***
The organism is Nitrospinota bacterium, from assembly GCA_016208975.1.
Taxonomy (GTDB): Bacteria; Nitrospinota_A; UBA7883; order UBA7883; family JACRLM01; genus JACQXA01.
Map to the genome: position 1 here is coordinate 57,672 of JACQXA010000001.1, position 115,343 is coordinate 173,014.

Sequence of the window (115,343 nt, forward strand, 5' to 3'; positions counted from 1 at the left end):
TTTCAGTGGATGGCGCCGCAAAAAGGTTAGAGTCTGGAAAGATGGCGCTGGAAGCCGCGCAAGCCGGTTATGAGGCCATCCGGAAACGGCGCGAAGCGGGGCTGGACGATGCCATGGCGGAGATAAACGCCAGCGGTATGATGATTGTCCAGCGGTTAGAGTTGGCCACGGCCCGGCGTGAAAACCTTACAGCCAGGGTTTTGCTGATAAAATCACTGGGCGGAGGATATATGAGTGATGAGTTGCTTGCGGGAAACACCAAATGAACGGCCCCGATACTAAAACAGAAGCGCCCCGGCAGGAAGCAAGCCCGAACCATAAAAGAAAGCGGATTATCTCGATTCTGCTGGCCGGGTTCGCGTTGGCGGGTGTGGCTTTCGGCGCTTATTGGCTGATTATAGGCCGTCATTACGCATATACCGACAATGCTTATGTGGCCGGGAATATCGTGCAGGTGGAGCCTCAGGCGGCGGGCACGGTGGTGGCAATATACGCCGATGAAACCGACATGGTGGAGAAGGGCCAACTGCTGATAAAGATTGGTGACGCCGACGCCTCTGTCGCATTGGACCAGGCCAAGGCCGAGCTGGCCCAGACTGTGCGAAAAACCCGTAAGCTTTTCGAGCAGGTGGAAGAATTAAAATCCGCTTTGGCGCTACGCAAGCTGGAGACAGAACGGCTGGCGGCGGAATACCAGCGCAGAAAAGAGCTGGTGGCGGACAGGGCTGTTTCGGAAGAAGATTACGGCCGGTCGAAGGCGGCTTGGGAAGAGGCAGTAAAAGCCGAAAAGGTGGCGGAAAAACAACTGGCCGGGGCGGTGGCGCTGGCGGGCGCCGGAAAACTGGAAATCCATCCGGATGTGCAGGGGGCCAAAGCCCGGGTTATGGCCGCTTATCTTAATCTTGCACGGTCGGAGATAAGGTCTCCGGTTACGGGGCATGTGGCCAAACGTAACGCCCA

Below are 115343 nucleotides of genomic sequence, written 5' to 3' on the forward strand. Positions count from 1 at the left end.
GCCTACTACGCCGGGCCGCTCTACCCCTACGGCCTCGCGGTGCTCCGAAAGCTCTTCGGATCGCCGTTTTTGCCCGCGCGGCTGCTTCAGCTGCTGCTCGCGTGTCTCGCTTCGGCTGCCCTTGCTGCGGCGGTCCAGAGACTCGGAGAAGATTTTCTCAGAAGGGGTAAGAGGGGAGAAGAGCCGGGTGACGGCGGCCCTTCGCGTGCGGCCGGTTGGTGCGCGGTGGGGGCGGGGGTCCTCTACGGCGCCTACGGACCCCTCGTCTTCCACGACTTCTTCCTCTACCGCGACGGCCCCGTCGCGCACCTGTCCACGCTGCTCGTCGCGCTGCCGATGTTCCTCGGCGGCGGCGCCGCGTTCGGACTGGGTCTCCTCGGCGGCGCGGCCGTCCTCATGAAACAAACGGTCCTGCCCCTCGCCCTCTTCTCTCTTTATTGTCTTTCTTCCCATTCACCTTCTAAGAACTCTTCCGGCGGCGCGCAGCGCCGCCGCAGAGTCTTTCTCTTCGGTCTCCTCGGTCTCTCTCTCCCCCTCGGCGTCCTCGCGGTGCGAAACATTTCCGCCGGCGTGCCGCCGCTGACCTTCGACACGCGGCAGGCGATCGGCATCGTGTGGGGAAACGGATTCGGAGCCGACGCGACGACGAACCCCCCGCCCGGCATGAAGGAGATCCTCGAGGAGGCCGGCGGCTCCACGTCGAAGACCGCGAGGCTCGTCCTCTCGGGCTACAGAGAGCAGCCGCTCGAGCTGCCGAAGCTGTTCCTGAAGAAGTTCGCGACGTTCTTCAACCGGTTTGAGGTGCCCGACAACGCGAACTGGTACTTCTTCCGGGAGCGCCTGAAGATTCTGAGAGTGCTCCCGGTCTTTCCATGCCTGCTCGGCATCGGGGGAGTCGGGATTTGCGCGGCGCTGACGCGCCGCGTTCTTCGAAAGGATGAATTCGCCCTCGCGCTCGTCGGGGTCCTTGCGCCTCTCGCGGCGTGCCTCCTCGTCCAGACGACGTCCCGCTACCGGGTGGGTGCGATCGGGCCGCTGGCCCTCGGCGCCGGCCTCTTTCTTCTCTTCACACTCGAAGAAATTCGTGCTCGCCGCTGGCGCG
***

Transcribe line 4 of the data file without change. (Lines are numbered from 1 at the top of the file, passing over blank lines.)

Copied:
Sequence of the window (115,343 nt, forward strand, 5' to 3'; positions counted from 1 at the left end):